As some of you might know, I’ll be speaking at WordCamp Columbus this Saturday. The title of the presentation is "Advanced WordPress Installs", but I figured I’d put out a slightly more detailed overview of what I’ll be speaking about.
To begin with, this session starts where the 5 minute install stops. There are plenty of tutorials out there that will help you set up your own WordPress blog, so I’m not going to bother repeating them. Instead I’m going to start covering topics that you’ll run into when you want to have your WordPress install do more than what it was originally designed to do.
Since the topics covered are very technical in nature, I will also take the time to demystify some of them. In other words, if you’re already a developer in your own right you might not get much out of this presentation, as I will be covering some basic PHP syntax, server redirects as well as an overview of modifying DNS records.
On the other hand, if you are a blogger who’d like to have a good introduction, or are curious about how WordPress might fit into your corporate environment, this will be an excellent overview.
Section 1: One Install, Many Blogs
If you’re an avid blogger and/or maintain more than one WordPress blog, consolidating all of your blogs onto one single WordPress install can help with everything from plugin management to upgrades. Most plugins, however, naturally assume that they exist on a solitary install, so if you want to use something like Google XML Sitemaps there are some additional steps you need to take. As such, this first part will cover the following topics:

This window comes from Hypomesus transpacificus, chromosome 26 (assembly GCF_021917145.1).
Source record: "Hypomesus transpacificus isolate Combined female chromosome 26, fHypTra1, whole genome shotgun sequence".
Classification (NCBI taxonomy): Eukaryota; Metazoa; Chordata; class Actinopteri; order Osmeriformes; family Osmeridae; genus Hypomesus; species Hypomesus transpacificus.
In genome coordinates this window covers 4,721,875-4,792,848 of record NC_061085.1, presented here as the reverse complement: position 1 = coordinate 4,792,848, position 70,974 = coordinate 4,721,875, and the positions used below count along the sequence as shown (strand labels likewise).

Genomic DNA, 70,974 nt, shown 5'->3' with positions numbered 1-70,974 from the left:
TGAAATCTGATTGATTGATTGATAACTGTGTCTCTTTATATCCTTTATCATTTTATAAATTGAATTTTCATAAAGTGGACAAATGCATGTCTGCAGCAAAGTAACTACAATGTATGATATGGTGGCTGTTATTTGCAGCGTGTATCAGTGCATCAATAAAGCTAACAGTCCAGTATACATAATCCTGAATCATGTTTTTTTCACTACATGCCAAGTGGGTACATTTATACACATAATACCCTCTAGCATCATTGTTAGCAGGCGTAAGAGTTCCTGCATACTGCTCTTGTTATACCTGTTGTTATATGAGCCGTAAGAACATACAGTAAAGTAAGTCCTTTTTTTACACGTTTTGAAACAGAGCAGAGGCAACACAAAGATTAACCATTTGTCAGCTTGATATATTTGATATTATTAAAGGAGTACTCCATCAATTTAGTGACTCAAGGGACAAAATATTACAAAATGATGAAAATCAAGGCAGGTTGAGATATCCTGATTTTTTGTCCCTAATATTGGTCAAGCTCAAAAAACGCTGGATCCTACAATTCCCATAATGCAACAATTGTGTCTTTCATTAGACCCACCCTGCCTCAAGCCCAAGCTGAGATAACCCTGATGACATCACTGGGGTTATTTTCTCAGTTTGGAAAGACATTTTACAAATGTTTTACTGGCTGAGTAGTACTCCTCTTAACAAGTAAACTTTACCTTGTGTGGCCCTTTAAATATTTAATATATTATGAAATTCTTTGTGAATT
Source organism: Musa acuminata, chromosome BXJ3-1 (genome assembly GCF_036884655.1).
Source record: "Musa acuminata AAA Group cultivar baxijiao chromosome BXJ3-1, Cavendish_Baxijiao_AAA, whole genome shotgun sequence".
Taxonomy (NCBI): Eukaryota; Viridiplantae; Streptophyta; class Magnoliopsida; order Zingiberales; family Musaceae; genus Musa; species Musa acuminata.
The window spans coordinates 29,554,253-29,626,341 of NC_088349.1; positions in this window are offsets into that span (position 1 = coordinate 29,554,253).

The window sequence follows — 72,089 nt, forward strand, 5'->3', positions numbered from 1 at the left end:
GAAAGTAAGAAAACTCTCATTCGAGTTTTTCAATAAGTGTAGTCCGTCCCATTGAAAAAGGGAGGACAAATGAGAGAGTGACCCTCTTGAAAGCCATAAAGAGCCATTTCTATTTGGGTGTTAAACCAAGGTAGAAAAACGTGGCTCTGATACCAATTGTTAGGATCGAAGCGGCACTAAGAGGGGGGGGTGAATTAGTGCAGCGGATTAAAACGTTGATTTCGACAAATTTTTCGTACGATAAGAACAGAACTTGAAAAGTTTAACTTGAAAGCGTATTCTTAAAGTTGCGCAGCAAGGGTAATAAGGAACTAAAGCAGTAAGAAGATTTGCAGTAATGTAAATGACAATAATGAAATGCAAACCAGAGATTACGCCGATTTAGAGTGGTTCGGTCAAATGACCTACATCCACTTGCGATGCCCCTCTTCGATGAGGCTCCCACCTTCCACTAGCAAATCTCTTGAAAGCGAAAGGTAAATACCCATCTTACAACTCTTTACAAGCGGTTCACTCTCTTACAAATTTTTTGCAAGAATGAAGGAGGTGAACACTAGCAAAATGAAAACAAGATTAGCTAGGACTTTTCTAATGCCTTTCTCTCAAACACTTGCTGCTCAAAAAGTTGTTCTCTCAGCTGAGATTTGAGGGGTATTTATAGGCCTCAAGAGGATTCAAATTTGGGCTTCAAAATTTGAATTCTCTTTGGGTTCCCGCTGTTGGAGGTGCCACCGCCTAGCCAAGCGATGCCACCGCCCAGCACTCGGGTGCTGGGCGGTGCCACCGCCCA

- Writing a Dynamic Configuration File (PHP)
- Request Redirects with mod_rewrite
- Configuring plugins for multi-site use
Section 2: WordPressμ
In many corporate environments it’s often optimal to manage multiple blogs through one single administrative interface, which is where WordPressμ (Multi-User) comes into play. Installs such as these are often tricky, because they require a bit more technical expertise to get them set up properly. As such, I will be covering the following:
- A brief feature overview of WordPressμ
- Installing WordPressμ.
- Redirecting for subfolders (http://www.yourdomain.com/blogname).
- Redirecting for subdomains (http://blogname.yourdomain.com/ ).
- Updating CNAME DNS records for subdomains.
If we have time at the end of the session I will open the floor for any additional questions you might have about installation challenges you might have faced. I can’t promise a comprehensive answer to all of them, but between myself and the rest of the room we should be able to get you pointed in the right direction.